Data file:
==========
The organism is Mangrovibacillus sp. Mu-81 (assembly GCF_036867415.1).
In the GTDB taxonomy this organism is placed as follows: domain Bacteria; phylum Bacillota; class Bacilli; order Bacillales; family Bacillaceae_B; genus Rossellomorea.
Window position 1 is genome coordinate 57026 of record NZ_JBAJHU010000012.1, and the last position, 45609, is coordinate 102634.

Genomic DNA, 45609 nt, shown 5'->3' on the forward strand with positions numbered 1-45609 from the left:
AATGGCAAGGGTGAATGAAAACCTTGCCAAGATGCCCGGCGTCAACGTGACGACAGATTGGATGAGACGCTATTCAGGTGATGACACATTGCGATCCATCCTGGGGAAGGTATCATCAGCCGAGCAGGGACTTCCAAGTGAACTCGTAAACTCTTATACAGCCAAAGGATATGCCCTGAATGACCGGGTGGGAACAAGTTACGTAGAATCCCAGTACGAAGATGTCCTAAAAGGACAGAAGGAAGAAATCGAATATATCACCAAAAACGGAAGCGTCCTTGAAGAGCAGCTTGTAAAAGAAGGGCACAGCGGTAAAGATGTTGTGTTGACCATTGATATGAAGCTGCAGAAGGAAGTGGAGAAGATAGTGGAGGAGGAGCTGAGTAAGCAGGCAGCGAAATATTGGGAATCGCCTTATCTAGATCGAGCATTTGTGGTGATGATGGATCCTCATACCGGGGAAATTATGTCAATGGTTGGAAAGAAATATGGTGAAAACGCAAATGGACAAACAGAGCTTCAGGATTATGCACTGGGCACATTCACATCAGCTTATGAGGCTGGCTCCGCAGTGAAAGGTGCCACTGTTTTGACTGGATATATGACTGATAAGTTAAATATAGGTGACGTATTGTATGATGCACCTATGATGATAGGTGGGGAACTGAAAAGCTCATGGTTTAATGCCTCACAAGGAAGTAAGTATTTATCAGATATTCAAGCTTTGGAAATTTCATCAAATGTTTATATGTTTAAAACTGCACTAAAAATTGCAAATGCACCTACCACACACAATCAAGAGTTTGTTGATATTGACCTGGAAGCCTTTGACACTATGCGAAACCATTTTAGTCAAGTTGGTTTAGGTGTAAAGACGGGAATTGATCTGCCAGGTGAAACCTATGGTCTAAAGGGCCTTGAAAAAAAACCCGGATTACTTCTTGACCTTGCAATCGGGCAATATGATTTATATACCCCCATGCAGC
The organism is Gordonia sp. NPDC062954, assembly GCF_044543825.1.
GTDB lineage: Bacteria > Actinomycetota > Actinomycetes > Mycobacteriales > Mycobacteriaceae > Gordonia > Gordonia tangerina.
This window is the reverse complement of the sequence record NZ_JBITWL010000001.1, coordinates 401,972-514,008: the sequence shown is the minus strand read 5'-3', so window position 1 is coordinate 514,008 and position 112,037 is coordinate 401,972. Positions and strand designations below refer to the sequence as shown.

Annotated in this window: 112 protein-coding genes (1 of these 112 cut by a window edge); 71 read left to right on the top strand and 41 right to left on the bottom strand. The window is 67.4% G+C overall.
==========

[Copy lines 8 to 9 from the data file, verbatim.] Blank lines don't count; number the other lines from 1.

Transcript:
This window is the reverse complement of the sequence record NZ_JBITWL010000001.1, coordinates 401,972-514,008: the sequence shown is the minus strand read 5'-3', so window position 1 is coordinate 514,008 and position 112,037 is coordinate 401,972. Positions and strand designations below refer to the sequence as shown.

Annotated in this window: 112 protein-coding genes (1 of these 112 cut by a window edge); 71 read left to right on the top strand and 41 right to left on the bottom strand. The window is 67.4% G+C overall.